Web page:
Lost in translation

O.V. Vijayan did not become as well known as Gabriel García Márquez due to a lack of timely translation into English.

May 03, 2014 03:21 pm | Updated 03:21 pm IST

The entire world of literature mourns the demise of Gabriel García Márquez, the apostle of magical realism. The Colombian author adapted the way his grandmother told him stories to write his masterpieces. By the time he completed his first manuscript, his family was deep in debt. One Hundred Years of Solitude was published in 1967 and its English translation two years later.

In another corner of another country, another writer was working on his first novel. But O.V. Vijayan’s Khasakinte Itihasam was published only in 1969. The novel of magical realism was a break from the romantic Malayalam novel of that era. The Legend of Khasak , an English translation by the author himself, was published in 1994. Khasak was serialised in a Malayalam weekly, around the same time as the publication of the English translation of One Hundred Years of Solitude .

Both novels had certain common elements. Márquez’s story was set in Macondo, an isolated town that resembled his native Aracataca in Columbia. Vijayan’s story was in Khasak, almost certainly Tasrak, an interior village in his native Palakkad. The protagonist in Khasakinte Itihasam was a single teacher school Ravi. In … Solitude , it was the Buendías, the family who founded Macondo. Both fictional locations had very little contact with the outside world. Though introverted and lonely, Ravi is impetuous. The Buendías are inquisitive, a quality that they inherited from José Arcadio Buendía, the family head known for his solitude and obsessions.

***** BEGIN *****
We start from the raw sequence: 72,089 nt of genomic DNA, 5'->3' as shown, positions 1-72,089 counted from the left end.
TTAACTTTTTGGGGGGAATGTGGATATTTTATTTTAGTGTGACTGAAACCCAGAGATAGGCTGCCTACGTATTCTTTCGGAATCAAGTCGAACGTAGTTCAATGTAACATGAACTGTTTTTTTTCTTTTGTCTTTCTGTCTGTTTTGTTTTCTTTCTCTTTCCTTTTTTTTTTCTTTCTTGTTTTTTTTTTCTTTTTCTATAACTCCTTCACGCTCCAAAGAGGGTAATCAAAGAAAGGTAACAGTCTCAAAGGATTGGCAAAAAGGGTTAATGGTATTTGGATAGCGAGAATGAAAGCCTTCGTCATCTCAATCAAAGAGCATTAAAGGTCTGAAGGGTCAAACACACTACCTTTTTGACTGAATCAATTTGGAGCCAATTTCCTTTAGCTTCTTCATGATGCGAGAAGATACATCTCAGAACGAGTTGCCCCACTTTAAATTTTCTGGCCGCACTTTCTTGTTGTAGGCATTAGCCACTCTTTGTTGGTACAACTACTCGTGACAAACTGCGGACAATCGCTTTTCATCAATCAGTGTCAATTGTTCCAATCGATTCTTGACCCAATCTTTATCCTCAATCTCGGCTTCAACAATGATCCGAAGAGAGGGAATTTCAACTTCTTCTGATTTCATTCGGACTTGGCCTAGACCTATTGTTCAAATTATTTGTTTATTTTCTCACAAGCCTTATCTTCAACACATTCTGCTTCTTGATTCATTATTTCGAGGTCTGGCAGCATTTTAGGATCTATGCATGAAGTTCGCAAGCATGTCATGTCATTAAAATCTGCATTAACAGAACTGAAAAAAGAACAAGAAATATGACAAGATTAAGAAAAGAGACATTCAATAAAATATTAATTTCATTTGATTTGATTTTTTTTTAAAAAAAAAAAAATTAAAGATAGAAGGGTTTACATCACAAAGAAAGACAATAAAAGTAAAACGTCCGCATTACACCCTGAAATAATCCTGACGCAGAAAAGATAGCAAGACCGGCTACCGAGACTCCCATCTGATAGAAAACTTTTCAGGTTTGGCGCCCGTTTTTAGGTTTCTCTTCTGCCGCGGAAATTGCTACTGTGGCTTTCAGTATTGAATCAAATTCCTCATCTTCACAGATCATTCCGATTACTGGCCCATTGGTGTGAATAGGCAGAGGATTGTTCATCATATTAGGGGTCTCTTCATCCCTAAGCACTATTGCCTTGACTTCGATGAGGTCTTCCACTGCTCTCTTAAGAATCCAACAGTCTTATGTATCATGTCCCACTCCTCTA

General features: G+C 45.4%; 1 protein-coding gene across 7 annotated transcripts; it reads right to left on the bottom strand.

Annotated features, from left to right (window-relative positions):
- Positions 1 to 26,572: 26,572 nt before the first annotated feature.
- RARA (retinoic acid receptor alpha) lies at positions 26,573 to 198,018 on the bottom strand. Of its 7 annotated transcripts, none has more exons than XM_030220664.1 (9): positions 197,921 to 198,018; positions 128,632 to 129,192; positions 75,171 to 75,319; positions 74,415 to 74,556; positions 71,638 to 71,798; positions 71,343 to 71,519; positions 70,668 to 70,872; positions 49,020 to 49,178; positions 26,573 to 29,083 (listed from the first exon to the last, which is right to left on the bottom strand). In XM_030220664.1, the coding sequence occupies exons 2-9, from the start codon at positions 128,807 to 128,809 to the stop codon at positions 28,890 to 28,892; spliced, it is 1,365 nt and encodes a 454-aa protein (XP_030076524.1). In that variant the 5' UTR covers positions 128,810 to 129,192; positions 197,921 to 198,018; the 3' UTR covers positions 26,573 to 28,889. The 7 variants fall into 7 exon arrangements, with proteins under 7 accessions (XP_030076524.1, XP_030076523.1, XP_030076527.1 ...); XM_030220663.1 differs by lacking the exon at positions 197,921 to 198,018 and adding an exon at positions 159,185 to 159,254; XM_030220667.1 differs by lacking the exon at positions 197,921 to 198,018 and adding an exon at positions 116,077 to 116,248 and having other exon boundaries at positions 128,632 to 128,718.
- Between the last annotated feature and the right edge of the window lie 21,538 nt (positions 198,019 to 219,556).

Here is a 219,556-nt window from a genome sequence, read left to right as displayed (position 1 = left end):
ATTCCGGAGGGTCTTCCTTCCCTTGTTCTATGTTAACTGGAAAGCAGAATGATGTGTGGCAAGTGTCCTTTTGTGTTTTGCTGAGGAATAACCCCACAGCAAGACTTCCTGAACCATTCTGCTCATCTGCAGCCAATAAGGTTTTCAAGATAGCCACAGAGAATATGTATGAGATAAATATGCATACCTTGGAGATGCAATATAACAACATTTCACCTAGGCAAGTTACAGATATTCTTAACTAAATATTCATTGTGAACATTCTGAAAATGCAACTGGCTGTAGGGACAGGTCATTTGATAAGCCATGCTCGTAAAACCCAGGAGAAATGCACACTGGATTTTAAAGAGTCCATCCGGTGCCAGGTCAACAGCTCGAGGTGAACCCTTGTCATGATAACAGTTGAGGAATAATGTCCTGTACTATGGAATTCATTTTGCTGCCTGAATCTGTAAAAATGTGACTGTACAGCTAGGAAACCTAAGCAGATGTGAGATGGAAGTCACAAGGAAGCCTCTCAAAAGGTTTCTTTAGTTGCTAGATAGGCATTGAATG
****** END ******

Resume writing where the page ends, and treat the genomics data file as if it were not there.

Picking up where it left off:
Both novels are not historical fiction but real incidents and characters find a place in the stories. Both writers are hailed as magical realism’s best practitioners for blending the everyday life of humans with fiction.

In Márquez’s novels, Colombian history was a part of the lives of his characters. Vijayan painted the story of a typical Kerala village, its beliefs, poverty and illiteracy through his characters. Both Khasak and Macondo lose their identity when external contact takes place. In Khasak, the new single teacher is viewed as a threat to the madrassa and the Hindu traditional school. It also coincides with Ravi’s existential crisis at being an outsider in Khasak. For Márquez, it was the existential crisis of Macondo itself.

Nevertheless, Vijayan paid a heavy price due to the lack of a timely English translation. Within a week of its publication, thousands of copies of One Hundred Years of Solitude were sold out. Khasakinte Itihasam took some time to establish itself even though it was hailed by the critics. Malayali readers then believed that fiction meant romance. Vijayan, who started writing in 1953, had to face political allegations when his magnum opus clicked. The undercurrents in Khasakinte Itihasam were beyond the communist comprehension of literature.

By 1980, Márquez was a household name in Kerala. In 1982, he was awarded the Nobel Prize for Literature. Though he won the Sahitya Akademi award for Gurusagaram and was later honoured with the Padma Bhushan, Vijayan was not awarded the Jnanpith.

The writer is the Director, Centre for Kutiyattam, of Sangeet Natak Akademi, Delhi.

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